\(1. \text{Prove that } 10^{2n + 1} - 1 \text{ is never a perfect square. For } n \in N\)

Give different methods of solving this. This was a problem to the OPC 2. The OPC 2 has already ended. OPC 3 will be released soon.Calvin sir suggested me to do this.So Thanks to him.\(\ddot\smile\)

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TopNewestA strange solution.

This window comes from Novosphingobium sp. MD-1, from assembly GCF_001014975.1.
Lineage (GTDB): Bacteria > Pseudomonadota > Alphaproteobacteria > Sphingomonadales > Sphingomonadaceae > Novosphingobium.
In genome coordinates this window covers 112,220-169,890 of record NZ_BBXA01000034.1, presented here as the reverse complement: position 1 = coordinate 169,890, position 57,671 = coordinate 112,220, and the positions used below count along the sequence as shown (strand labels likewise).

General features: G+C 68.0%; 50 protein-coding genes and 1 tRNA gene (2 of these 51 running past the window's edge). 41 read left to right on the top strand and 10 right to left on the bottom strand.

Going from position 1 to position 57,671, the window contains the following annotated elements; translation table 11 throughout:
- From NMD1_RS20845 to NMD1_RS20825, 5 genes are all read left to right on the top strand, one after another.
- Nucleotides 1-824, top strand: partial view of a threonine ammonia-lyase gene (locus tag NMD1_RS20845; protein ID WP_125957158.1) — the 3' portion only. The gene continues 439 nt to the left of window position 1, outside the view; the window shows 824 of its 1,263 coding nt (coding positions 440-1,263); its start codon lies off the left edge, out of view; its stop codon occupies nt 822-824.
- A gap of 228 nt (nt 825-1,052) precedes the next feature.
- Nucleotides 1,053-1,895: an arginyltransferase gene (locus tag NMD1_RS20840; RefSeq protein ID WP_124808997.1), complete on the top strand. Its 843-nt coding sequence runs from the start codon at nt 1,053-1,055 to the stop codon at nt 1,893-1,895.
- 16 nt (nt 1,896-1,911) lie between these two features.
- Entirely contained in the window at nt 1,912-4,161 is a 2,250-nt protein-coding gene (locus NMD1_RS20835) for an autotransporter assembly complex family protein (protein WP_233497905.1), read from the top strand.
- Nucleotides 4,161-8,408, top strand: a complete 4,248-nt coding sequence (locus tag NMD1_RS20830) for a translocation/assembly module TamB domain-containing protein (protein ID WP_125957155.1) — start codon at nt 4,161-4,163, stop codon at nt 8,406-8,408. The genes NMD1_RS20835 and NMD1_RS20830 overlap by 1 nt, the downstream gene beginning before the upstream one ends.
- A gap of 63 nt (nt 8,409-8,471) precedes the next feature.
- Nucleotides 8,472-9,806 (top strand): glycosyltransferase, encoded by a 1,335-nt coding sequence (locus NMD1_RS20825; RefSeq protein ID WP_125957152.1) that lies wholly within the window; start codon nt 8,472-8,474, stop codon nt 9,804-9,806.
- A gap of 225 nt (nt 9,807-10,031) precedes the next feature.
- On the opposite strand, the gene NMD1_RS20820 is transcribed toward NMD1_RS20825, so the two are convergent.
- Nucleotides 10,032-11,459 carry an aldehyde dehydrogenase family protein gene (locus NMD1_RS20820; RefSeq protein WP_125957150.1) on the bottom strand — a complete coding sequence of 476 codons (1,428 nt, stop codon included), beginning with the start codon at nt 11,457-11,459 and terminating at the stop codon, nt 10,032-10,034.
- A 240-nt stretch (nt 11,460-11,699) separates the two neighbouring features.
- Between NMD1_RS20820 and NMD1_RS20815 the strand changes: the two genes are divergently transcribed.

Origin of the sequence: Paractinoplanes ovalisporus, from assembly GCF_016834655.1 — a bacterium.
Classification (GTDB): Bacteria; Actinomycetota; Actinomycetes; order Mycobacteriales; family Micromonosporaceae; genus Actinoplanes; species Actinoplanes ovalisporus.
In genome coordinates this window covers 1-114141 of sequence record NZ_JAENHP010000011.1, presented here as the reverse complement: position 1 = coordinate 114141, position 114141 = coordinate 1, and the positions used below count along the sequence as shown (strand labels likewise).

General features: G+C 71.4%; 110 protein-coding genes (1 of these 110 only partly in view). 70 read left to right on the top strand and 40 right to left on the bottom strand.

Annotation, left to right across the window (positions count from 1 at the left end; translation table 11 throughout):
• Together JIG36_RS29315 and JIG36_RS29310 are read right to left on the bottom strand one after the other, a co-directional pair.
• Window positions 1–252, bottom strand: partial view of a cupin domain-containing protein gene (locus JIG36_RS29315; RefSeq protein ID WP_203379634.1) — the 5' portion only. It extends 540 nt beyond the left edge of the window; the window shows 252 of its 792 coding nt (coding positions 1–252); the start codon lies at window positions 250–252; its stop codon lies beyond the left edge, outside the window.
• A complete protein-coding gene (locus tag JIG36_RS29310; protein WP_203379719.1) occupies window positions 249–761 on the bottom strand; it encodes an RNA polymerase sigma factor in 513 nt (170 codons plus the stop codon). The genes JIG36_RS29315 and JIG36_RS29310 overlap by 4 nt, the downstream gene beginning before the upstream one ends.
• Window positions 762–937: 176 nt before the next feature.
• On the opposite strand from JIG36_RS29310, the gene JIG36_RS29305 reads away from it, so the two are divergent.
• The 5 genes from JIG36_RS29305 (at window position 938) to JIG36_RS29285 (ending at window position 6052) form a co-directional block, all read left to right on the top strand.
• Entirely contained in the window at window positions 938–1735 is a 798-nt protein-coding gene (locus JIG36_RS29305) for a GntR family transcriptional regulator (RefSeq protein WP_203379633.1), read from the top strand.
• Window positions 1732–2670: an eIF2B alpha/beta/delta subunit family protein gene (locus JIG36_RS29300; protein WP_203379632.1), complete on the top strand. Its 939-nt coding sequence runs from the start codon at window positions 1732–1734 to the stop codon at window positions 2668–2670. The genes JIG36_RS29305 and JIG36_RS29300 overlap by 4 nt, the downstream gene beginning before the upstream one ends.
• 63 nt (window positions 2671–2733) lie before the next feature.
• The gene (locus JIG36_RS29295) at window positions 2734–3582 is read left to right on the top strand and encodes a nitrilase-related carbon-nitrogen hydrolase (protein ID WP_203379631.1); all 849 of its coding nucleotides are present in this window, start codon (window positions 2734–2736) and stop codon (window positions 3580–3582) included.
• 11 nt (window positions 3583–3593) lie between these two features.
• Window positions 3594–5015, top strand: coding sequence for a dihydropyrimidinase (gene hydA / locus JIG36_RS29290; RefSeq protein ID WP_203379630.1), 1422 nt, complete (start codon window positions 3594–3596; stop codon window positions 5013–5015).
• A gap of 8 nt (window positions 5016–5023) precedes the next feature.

Suppose \( 10^{2n+1} - 1 = a^2 \)

so

\( 10^{2n+1} - 10 = a^2 - 9\)

\( 10 \left(10^{2n} - 1\right) = (a - 3)(a+3)\)

LHS is even so RHS is even. But \(a-3\) and \(a+3\) are both even or both odd, so \(4\) divides RHS.

But clearly \(4\) doesn't divide LHS. Contradiction. – Andrea Palma · 2 years ago

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A direct method would be : \(10^{2n+1}-1 \equiv -1 \pmod{4}\). but a perfect square is \(0\) or \(1\) modulo \(4\). – Haroun Meghaichi · 2 years ago

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